RIDGEWOOD, N.J. -- Are you a smoker or tobacco user? Do you know what the greatest cause of death is from cigarette smoking? Most people would say lung cancer. True, smoking is the leading cause of this cancer, which kills approximately 160,000 Americans a year. But what many don't realize is that cigarettes may cause even more deaths from heart attack—smoking is believed to be the cause of about one in every four deaths from coronary artery disease and to be a major cause of stroke as well.
The good news is that you can greatly reduce this risk—even if you've been smoking for years. Researchers have shown, for instance, that women between ages 35 and 39 who quit smoking can add an average of three years to their lives. Fifteen years after quitting altogether, the risk of death for ex-smokers is almost the same as for people who never lit up.
In honor of the American Cancer Society’s annual Great American Smokeout, which took place on Thursday, Nov. 17, the Valley Hospital shares some tips on how to kick the butt:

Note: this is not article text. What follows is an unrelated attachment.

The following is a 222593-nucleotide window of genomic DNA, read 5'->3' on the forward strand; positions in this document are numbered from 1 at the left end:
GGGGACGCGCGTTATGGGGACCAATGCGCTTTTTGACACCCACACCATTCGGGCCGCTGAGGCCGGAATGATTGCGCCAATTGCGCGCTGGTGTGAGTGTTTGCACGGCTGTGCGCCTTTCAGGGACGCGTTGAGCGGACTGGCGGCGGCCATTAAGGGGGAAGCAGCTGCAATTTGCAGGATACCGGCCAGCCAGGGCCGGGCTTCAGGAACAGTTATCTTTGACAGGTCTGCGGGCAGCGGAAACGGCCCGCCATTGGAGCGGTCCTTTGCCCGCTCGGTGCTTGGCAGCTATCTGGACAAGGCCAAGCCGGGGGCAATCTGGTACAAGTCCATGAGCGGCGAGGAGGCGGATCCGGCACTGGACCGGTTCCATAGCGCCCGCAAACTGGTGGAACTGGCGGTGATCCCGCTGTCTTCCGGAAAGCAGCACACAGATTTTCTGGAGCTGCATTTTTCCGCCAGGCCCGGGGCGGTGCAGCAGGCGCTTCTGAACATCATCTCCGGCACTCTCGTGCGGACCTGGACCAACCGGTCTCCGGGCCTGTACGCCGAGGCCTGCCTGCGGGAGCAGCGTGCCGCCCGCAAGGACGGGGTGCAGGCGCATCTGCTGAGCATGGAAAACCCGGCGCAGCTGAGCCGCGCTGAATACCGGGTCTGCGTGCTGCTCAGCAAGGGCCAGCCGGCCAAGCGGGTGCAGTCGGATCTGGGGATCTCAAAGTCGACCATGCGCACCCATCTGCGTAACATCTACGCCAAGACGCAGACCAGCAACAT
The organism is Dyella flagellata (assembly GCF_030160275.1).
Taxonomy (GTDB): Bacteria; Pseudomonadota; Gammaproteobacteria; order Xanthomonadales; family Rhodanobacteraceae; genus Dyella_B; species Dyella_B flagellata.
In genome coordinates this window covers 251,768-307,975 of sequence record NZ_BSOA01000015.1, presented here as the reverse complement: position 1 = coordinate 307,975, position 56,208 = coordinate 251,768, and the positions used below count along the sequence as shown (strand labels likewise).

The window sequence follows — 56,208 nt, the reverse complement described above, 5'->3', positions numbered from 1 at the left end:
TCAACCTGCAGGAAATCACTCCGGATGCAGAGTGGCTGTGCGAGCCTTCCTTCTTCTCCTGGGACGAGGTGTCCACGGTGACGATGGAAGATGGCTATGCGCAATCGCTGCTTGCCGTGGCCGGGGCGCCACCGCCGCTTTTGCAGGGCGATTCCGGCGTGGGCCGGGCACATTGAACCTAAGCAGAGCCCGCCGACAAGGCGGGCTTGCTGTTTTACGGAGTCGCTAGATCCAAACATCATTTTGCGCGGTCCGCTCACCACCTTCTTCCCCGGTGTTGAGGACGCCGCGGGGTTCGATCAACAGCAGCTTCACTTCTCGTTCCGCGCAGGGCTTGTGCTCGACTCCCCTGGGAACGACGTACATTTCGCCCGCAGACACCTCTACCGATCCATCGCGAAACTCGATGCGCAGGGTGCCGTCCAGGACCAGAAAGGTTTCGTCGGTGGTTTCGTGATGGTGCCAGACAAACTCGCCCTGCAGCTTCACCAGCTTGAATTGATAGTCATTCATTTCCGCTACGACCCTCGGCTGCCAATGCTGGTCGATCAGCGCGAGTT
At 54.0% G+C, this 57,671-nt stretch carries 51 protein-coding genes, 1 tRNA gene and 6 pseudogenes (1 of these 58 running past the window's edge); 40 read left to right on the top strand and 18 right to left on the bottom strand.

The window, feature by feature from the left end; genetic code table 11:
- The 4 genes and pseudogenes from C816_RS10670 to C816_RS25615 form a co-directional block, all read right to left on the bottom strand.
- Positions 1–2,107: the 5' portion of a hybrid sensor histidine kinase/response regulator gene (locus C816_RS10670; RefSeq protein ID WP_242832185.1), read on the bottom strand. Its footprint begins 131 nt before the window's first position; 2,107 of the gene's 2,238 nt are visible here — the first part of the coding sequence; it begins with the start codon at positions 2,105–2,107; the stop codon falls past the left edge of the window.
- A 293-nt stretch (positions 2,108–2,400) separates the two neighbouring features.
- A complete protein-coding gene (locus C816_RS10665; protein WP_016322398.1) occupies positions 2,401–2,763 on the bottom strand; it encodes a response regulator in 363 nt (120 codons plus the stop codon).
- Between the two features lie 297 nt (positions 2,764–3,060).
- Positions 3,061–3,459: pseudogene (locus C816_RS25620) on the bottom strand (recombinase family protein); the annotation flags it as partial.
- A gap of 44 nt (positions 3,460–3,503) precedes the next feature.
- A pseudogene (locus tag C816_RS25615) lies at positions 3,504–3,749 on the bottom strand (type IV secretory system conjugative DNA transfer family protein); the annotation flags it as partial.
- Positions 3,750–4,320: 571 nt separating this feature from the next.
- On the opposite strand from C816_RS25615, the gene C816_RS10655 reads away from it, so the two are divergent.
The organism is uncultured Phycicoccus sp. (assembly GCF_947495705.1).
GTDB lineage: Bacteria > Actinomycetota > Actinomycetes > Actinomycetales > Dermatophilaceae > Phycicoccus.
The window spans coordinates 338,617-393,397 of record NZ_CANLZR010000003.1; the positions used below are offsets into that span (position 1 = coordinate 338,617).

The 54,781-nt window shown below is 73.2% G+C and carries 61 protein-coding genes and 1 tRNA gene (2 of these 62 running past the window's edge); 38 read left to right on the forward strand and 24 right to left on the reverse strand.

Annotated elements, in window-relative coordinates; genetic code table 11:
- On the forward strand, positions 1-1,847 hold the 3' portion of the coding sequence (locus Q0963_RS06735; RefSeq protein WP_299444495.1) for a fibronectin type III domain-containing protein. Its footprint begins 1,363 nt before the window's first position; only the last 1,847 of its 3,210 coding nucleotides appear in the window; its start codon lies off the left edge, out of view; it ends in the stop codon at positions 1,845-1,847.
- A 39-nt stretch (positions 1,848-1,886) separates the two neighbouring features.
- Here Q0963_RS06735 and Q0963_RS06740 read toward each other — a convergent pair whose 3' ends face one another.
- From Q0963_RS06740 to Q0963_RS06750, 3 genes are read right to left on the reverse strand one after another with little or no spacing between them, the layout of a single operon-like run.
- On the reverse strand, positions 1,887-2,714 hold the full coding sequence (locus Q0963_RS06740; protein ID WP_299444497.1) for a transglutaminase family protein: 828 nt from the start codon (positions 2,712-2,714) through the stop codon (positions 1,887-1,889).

- Choose your method and stick with it. Quitting "cold turkey" can be an effective way to stop smoking. But if you fear you won't be able to handle the sudden withdrawal, try a gradual approach instead.
- Keep a smoking diary. Before quitting day, keep a written record of all the situations that trigger your desire to smoke. Then come up with alternative coping strategies to help you deal with those stressors after you quit.
- Destroy all traces. If you quit cold turkey, immediately get rid of every cigarette in your house and office. Hide your ashtrays, matches and lighters.
- Flush out toxins. Because nicotine is eliminated from the body by way of the kidneys, you may be able to decrease your cravings for cigarettes by drinking a lot of water—at least six to eight glasses per day.
- Begin a fitness plan. In addition to helping you lose weight, exercise relieves tension and takes your mind off smoking.
- Chew on this. If you miss having something in your mouth, munch on carrots, celery, apples or sugar-free gum.
- Change your habits. If you always light up after a meal, don't linger at the table after you've finished eating. If you usually have a cigarette with a cup of coffee, switch to tea or soda.
- Reward yourself. Calculate the money you're saving by not buying cigarettes and use that money to buy something you've always wanted.
November is Lung Cancer Awareness Month. For more information on lung health or to schedule an appointment at Valley’s Lung Cancer Center, please call 201-634- 5538.